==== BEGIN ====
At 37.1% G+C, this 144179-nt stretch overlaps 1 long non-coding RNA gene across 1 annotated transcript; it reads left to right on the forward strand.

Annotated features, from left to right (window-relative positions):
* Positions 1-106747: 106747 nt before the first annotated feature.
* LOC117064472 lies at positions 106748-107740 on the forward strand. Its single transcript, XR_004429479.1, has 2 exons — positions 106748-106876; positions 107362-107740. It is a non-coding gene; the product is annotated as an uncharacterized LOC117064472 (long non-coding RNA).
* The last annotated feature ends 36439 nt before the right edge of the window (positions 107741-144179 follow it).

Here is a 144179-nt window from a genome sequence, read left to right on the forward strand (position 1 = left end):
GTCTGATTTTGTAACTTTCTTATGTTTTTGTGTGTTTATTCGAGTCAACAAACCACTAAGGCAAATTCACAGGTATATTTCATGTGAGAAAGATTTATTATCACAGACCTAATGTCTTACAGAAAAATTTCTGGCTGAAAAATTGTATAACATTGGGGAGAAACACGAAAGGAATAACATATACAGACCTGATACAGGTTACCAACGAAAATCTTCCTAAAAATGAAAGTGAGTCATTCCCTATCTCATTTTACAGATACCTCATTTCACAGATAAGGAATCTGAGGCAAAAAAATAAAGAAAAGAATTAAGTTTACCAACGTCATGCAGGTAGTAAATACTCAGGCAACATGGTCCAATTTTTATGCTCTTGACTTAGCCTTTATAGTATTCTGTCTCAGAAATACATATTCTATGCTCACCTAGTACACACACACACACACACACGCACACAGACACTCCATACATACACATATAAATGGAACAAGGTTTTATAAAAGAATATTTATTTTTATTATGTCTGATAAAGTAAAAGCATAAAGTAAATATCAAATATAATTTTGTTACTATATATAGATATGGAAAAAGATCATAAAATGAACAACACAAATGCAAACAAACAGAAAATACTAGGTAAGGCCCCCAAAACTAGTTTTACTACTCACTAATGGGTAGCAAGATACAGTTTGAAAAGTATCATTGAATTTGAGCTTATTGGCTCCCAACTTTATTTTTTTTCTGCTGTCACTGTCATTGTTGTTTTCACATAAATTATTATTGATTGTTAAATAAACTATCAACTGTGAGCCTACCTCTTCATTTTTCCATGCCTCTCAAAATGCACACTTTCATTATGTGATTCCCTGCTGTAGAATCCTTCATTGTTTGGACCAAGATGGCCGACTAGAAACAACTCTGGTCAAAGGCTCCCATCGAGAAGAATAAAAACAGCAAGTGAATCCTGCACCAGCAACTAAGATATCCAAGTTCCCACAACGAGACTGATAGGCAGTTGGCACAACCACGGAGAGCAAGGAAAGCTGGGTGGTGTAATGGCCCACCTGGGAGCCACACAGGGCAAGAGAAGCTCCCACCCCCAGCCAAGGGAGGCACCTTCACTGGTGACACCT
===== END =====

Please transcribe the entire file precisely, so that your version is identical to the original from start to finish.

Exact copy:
At 37.1% G+C, this 144179-nt stretch overlaps 1 long non-coding RNA gene across 1 annotated transcript; it reads left to right on the forward strand.

Annotated features, from left to right (window-relative positions):
* Positions 1-106747: 106747 nt before the first annotated feature.
* LOC117064472 lies at positions 106748-107740 on the forward strand. Its single transcript, XR_004429479.1, has 2 exons — positions 106748-106876; positions 107362-107740. It is a non-coding gene; the product is annotated as an uncharacterized LOC117064472 (long non-coding RNA).
* The last annotated feature ends 36439 nt before the right edge of the window (positions 107741-144179 follow it).

Here is a 144179-nt window from a genome sequence, read left to right on the forward strand (position 1 = left end):
GTCTGATTTTGTAACTTTCTTATGTTTTTGTGTGTTTATTCGAGTCAACAAACCACTAAGGCAAATTCACAGGTATATTTCATGTGAGAAAGATTTATTATCACAGACCTAATGTCTTACAGAAAAATTTCTGGCTGAAAAATTGTATAACATTGGGGAGAAACACGAAAGGAATAACATATACAGACCTGATACAGGTTACCAACGAAAATCTTCCTAAAAATGAAAGTGAGTCATTCCCTATCTCATTTTACAGATACCTCATTTCACAGATAAGGAATCTGAGGCAAAAAAATAAAGAAAAGAATTAAGTTTACCAACGTCATGCAGGTAGTAAATACTCAGGCAACATGGTCCAATTTTTATGCTCTTGACTTAGCCTTTATAGTATTCTGTCTCAGAAATACATATTCTATGCTCACCTAGTACACACACACACACACACACGCACACAGACACTCCATACATACACATATAAATGGAACAAGGTTTTATAAAAGAATATTTATTTTTATTATGTCTGATAAAGTAAAAGCATAAAGTAAATATCAAATATAATTTTGTTACTATATATAGATATGGAAAAAGATCATAAAATGAACAACACAAATGCAAACAAACAGAAAATACTAGGTAAGGCCCCCAAAACTAGTTTTACTACTCACTAATGGGTAGCAAGATACAGTTTGAAAAGTATCATTGAATTTGAGCTTATTGGCTCCCAACTTTATTTTTTTTCTGCTGTCACTGTCATTGTTGTTTTCACATAAATTATTATTGATTGTTAAATAAACTATCAACTGTGAGCCTACCTCTTCATTTTTCCATGCCTCTCAAAATGCACACTTTCATTATGTGATTCCCTGCTGTAGAATCCTTCATTGTTTGGACCAAGATGGCCGACTAGAAACAACTCTGGTCAAAGGCTCCCATCGAGAAGAATAAAAACAGCAAGTGAATCCTGCACCAGCAACTAAGATATCCAAGTTCCCACAACGAGACTGATAGGCAGTTGGCACAACCACGGAGAGCAAGGAAAGCTGGGTGGTGTAATGGCCCACCTGGGAGCCACACAGGGCAAGAGAAGCTCCCACCCCCAGCCAAGGGAGGCACCTTCACTGGTGACACCT